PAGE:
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Daily News Blog

27
Sep

Inspector General Challenges EPA’s Allowance of Off-Label “Emergency” Pesticide Use

(Beyond Pesticides, September 27, 2018) The U.S. Environmental Protection Agency’s (EPA) Office of the Inspector General (OIG) released a report finding the agency’s practice of routinely granting “emergency” approval through its Section 18 program for pesticide use does not effectively measure risks to human health or the environment.

The inspector general recommends EPA “develop and implement applicable outcome-based performance measures to demonstrate the human health and environmental effects of the EPA’s emergency exemption decisions.” EPA disagreed with the recommendation, leaving the issue of chronic overuse of the emergency exemptions unresolved. Under Section 18 of the Federal Insecticide, Fungicide, and Rodenticide Act (FIFRA), the EPA has the authority to approve the temporary emergency use of unapproved pesticides if the agency determines the pesticide is needed to prevent the spread of an unexpected outbreak of crop-damaging insects, for example. But this provision has been widely abused.

OIG’s report finds “significant deficiencies in the OPP’s online database management, in its draft Section 18 emergency exemption standard operating procedure and application checklist, and in its reports to Congress and the Office of Management and Budget.” Specifically, the report notes EPA, “does not have outcome measures in place to determine how well the emergency exemption process maintains human health and environmental safeguards. The program office also does not have comprehensive internal controls to manage the emergency exemption data it collects,” and that “OPP does not consistently communicate emergency exemption information with its stakeholders.”

Beyond Pesticides has firmly opposed the current use of the Section 18. Through the Section 18, or emergency exemption program, EPA allows the use of pesticides that are not registered for a particular crop, or in some cases not registered for use at all, but making progress toward registration. EPA can set tolerances for affected crops that are time-limited, usually for the season in which they are allowed.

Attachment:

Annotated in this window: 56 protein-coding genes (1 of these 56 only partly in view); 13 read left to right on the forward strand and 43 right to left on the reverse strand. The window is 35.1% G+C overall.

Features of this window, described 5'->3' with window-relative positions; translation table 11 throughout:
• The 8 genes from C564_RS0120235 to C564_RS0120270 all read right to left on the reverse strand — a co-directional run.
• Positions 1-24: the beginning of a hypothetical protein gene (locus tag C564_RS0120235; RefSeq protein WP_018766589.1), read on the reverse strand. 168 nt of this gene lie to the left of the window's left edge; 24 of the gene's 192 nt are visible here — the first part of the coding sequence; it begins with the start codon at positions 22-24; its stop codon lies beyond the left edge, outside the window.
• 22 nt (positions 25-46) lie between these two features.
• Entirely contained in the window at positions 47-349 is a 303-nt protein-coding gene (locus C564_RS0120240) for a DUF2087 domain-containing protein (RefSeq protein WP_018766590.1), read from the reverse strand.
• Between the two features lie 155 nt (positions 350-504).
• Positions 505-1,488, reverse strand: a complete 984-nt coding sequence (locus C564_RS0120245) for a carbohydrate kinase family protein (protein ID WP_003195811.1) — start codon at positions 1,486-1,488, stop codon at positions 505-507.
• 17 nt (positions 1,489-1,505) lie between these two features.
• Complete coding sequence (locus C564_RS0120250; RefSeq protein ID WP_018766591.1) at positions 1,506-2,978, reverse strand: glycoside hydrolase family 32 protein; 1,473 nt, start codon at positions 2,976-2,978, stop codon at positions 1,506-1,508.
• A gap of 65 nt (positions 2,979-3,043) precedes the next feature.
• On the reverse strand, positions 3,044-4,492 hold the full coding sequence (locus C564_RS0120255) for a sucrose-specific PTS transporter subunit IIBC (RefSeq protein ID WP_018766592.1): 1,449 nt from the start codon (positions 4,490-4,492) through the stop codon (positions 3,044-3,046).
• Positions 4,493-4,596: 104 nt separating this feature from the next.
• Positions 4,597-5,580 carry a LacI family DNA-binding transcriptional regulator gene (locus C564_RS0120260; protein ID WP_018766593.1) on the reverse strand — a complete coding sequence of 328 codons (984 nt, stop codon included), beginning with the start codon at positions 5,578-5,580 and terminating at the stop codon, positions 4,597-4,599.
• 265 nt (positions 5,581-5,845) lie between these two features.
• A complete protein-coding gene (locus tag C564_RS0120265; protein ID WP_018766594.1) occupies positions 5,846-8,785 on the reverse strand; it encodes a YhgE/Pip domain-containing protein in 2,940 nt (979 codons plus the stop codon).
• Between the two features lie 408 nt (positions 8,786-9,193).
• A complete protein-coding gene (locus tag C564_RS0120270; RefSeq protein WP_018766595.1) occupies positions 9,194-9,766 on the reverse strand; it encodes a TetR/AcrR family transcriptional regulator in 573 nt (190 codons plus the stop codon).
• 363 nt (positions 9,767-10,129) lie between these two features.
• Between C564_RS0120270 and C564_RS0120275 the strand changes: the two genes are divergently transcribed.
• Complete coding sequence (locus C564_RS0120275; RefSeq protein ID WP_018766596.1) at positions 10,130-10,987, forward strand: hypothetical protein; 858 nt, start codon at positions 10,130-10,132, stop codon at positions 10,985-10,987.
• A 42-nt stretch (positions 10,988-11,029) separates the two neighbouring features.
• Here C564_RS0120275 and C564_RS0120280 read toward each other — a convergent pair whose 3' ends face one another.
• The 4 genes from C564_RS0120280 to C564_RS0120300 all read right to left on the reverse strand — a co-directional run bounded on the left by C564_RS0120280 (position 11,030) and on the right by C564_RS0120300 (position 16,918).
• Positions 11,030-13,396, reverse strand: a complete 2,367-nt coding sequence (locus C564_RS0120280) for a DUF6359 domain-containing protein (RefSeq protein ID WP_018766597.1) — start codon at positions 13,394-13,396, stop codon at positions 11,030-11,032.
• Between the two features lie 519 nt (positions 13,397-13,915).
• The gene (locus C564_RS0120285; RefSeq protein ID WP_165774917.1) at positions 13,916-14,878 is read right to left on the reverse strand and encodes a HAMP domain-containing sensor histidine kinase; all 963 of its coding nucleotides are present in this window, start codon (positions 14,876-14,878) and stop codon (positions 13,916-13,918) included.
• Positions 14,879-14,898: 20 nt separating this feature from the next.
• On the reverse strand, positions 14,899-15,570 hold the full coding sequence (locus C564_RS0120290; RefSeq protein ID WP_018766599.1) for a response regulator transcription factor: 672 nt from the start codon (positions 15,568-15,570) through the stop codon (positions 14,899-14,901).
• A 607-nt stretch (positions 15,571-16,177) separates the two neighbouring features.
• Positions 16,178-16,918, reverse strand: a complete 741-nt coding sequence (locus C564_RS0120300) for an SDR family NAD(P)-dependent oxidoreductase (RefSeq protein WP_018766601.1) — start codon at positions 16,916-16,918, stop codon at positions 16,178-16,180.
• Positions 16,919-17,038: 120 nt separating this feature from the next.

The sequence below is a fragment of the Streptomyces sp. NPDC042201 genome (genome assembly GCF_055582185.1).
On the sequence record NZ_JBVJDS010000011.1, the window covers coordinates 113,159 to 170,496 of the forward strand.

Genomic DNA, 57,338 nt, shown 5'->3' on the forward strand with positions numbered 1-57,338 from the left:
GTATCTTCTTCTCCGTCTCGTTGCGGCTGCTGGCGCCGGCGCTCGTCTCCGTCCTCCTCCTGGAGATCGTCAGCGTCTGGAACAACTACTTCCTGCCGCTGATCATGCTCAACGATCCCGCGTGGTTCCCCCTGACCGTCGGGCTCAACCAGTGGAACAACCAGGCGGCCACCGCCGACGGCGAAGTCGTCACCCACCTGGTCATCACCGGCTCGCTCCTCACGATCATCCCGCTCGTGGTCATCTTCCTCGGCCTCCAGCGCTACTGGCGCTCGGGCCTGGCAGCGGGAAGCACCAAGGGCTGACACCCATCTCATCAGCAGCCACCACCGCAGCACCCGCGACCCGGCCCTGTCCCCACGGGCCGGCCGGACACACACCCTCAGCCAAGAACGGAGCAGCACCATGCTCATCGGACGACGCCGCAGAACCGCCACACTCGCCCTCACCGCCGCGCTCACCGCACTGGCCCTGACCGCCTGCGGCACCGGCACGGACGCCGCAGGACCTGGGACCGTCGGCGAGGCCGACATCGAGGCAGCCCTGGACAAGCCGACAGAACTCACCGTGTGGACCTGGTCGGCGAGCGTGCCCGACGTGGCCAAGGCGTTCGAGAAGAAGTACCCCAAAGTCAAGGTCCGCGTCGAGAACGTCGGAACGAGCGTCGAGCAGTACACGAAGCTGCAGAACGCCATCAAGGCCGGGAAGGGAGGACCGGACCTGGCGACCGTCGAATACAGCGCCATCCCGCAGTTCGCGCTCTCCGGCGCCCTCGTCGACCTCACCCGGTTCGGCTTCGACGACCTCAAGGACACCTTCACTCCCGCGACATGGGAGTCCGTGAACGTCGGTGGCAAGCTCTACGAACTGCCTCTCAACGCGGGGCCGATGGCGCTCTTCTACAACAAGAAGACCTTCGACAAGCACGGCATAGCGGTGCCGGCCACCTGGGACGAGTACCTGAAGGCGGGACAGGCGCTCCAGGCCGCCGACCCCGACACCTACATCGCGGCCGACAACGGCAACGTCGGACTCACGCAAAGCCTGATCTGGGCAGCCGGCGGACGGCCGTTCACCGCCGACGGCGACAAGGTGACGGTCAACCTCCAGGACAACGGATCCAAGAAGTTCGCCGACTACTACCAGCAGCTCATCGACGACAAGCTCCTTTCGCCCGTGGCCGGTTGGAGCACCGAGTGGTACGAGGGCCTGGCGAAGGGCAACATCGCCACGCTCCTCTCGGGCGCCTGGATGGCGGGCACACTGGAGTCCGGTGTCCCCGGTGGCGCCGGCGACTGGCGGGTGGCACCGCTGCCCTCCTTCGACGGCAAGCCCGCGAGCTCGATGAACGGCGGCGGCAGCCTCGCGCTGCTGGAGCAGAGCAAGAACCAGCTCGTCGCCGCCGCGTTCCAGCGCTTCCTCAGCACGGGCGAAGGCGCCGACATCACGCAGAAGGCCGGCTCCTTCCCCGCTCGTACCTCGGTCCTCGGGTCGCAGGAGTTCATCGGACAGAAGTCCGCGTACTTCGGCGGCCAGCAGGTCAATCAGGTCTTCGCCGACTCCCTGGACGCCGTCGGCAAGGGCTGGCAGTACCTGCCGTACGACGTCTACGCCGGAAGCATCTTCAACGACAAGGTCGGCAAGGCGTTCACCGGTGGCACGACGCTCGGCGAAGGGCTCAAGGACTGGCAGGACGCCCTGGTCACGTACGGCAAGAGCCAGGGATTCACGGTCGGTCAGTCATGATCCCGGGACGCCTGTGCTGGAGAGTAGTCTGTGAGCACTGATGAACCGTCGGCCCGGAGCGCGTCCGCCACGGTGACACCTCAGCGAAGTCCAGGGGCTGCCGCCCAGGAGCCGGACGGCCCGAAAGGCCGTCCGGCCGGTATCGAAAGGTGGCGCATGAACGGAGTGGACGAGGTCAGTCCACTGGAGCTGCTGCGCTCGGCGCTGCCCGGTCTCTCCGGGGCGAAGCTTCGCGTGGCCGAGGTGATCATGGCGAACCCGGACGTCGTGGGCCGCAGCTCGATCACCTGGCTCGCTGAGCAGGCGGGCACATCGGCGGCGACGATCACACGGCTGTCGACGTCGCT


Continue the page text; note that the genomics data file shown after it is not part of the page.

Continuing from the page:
The Section 18 emergency exemption loophole has been used in the past to skirt pesticide regulations meant to ensure health and safety and has resulted in the widespread application of inadequately reviewed, and often unnecessary hazardous substances. In some cases, exemptions have been granted each season, challenging the concept that there is an urgent, non-routine situation as “emergency” is defined under Section 18.

Beyond Pesticides has found a growing number of Section 18 requests from states over the last ten years for emergency exemptions and the use of pesticides to control various resistant weed and insect pests that either do not meet the criteria for “non-routine” or “emergency” conditions set forth in FIFRA, or whose pesticide use would pose elevated risks to the environment. Additionally, there are a number of requests and subsequent, almost annual, issuance of Section 18 exemptions for pesticides that essentially replaces one Section 18 exemption with another. Continuous exemptions for the same or similar pest problem over a number of years indicates that the case is not “non-routine” and undermines the intent of the program, which is to provide temporary relief from unforeseen problems.

A recent Center for Biological Diversity report finds as of 2017, EPA had granted 78 “emergency” exemptions for sulfoxaflor, a pesticide that the EPA itself concluded is highly toxic to bees. EPA has used emergency exemptions to allow sulfoxaflor use on more than 17.5 million acres of U.S. cotton and sorghum farms – uses sites that are not currently registered. Other exemptions are given to states to combat herbicide-resistant weeds, which have proliferated across the U.S. over the last decade and should not be considered an “emergency” situation.

Reoccurring problems like weed resistance to herbicides should be a wake-up call for farmers and EPA to reevaluate and implement alternative biological and cultural management practices for the long-term prevention of diseases and end the reliance on the “chemical fix” that will exacerbate the problem when pest resistance to the chemical inevitably occurs.

Integrated pest management strategies, organic practices, and solutions that are not chemical-intensive are working alternatives that would be the most appropriate and long-term solution for battling resistant weeds and pests outbreaks that Section 18 requests aim to solve. For further information on these strategies, visit Beyond Pesticides’ Organic webpage.

All unattributed positions and opinions in this piece are those of Beyond Pesticides.

Source: Center for Biological Diversity Press Release; OIG Report

 

 

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